Need Help!

EOF While Scanning Tripple-Quoted String Literal
I am tring to write a program which can help me to fid dthe distance of two points
and so far my detail is as follow:
Bx=input(“enterBasexnumber”)
print(Bx)
By=input(“enterBaseynumber”)
print(By)
Lx=input(“enterLocationxnumber”)
print(Lx)
Ly=input(“enterLocationynumber”)
print(Ly)

Xquare=(Lx-Bx)**2
Ysquare=(Ly-By)**2
import math
print"math.sqrt(Xquare+Ysquare):"

and the error appears at the bottom line, but to my knowledge I don’t need the riple quotes anywhere!
plus I am totally new to this python and all the programing thing so please help!

A few things to point out. First, whenever you post code you should format it as code. This is especially helpful with Python since indentation is extremely important. To format code, my preferred method is to type 3 back tics, skip a line, type 3 more back tics then paste your code on the line between them:

```
Paste code here
```

Second, the syntax of your print statement at the end is incorrect. You aren’t printing any text. You’re printing the result of the math.sqrt() function, so no quotation marks. Also whatever you want printed needs to be included inside of parenthesis as the print() function’s parameter like so:

print (math.sqrt(Xquare+Ysquare))

One last thing, user input will always be of data type string. You can’t perform any mathematical calculations with strings. They have to be converted to numbers of some type. Integers would probably suffice for your code, or you could use floats. You can accomplish this with either the int() or float() function.
Hope this helps! Good luck && happy coding!

2 Likes

Dear Tod Thank you so much for your reply, I was wondering is anyone gonna say anything to my post, according to your statements I’ve made the change as below but the error still exist at the bottom line below is the program so far if you would kindly help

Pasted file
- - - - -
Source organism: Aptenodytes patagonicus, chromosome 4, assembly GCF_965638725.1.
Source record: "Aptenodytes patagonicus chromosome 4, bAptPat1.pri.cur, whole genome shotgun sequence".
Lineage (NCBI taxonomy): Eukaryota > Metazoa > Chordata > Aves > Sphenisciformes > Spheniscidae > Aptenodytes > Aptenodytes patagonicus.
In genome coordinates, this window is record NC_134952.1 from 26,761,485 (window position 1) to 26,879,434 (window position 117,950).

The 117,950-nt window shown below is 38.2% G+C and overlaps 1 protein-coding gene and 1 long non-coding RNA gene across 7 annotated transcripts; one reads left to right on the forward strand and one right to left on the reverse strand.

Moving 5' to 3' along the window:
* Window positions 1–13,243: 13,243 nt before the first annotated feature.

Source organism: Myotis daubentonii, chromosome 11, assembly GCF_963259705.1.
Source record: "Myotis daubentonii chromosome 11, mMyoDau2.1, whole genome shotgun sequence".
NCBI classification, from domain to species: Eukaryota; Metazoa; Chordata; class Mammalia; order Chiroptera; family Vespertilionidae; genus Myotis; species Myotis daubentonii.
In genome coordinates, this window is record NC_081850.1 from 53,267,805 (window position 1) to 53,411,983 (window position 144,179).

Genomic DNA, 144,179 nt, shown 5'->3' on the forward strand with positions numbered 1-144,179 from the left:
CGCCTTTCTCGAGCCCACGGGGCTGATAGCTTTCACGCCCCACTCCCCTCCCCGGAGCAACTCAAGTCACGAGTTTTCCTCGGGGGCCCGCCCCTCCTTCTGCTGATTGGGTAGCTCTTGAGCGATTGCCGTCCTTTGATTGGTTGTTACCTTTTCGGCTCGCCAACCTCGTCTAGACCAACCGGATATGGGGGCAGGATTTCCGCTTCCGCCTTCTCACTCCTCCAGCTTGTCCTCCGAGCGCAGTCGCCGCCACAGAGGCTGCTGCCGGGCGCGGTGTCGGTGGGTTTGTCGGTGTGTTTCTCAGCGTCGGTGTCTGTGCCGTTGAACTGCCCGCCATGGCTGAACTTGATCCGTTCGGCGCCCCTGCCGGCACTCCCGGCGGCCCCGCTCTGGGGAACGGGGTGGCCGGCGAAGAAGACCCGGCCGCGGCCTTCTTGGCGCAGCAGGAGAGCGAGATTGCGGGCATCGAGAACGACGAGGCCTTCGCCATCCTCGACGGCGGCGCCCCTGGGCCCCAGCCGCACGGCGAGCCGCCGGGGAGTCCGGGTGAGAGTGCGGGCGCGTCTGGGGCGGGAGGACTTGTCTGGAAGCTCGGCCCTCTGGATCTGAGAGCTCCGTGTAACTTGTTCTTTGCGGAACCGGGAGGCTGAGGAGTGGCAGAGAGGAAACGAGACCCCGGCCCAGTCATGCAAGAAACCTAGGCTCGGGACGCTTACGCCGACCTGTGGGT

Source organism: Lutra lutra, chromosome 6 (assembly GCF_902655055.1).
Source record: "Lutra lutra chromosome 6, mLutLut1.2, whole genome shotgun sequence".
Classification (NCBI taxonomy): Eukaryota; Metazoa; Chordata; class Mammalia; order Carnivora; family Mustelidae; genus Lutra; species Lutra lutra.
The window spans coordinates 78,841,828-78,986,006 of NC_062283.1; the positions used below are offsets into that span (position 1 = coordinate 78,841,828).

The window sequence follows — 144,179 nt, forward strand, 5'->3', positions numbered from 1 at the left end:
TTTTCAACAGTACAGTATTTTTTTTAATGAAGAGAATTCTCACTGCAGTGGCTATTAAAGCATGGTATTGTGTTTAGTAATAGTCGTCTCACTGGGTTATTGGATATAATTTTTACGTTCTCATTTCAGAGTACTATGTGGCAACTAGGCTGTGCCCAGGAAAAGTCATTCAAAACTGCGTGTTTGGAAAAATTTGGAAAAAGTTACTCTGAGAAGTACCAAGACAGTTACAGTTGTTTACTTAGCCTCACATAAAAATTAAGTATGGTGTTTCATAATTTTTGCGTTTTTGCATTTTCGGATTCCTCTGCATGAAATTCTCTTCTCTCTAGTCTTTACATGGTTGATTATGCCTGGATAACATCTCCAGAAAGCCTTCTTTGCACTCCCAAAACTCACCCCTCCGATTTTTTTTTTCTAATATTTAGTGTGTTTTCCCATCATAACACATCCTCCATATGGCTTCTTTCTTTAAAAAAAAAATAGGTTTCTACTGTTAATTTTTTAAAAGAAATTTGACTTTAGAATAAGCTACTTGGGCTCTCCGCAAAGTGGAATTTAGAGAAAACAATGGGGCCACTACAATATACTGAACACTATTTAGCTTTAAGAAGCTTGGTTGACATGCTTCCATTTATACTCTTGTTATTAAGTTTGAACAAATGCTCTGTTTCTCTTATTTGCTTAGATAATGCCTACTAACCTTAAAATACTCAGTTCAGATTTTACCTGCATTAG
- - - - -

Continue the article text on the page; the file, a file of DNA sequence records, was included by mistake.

me to understand what sill goes wrong?


Bx=int(input("enterBasexnumber"))

print(Bx)

By=int(input("enterBaseynumber"))

print(By)

Lx=int(input("enterLocationxnumber"))

print(Lx)

Ly=int(input("enterLocationynumber"))

print(Ly)

Xquare=(Lx-Bx)**2

Ysquare=(Ly-By)**2

import math*

print (math.sqrt(Xquare+Ysquare))

now the error of EoF while scanning triple quoted string literal appear at the bottom 3 back tics line

Please help, and thatnk you in advance:)

William C.

The asterisk needs to go. After removing it, I can run your code just fine. Are you running this on the Codecademy site in a lesson, or in another environment? Either way, remove the asterisk, and give it another try. Good luck!

Dear Tod thanks again for your reply, first to answer your question about the platform I run the programing on, it’s a book I bought about python and from it I downloaded a software called anaconda which is a freeware and I use the implantated platform called
spyder to progrm and just now I found out the program I typed has three quotation “”" at the very beginning of the page with #&dates and &author following it so I realized that the quotation was to act as to surround the side-note of # which the program won’t
read so I added another set of three quotation at the end of the side notes then the error of EOL is gone finally it’s not just the asterisk because after I remove it before I added the set of the three quotation to close the side notes the error still exist
at the same bottom line, and I have another question if I may because I am so interested in learning python afterall it’s my first programing language, in the last message you’ve mentioned the back tic(`) although I’ve went through the book I bought and searched
the internet but I still couldn’t find its function in python if you would kindly to explain more on that? thank you again so much for your help!!!

William C.

It is under the tilde ~, upper left on US keyboard layout. I didn’t know this until just now. I would have sworn that it was absent!

The best way to find it here on the forum is to use the </> icon that is in the middle of the menu bar at the top of the text box when you are typing in it. Clicking on that icon sets up two sets of three of those back-tics; between the sets is a space in which you can type or paste your code and have its formatting preserved.

capture

1 Like

When I mentioned using the back tic, it was purely for use in posting code in this forum. I’m not a Python guru, but I don’t think it has particular functionality in Python 3. Putting your code between back tics preserves white space & indentation, so readers can then paste your code into their preferred environment to run it, and help find errors. Following @patrickd314’s suggestion is an easy way to get the back tics in place. Just click on </> first before pasting your code.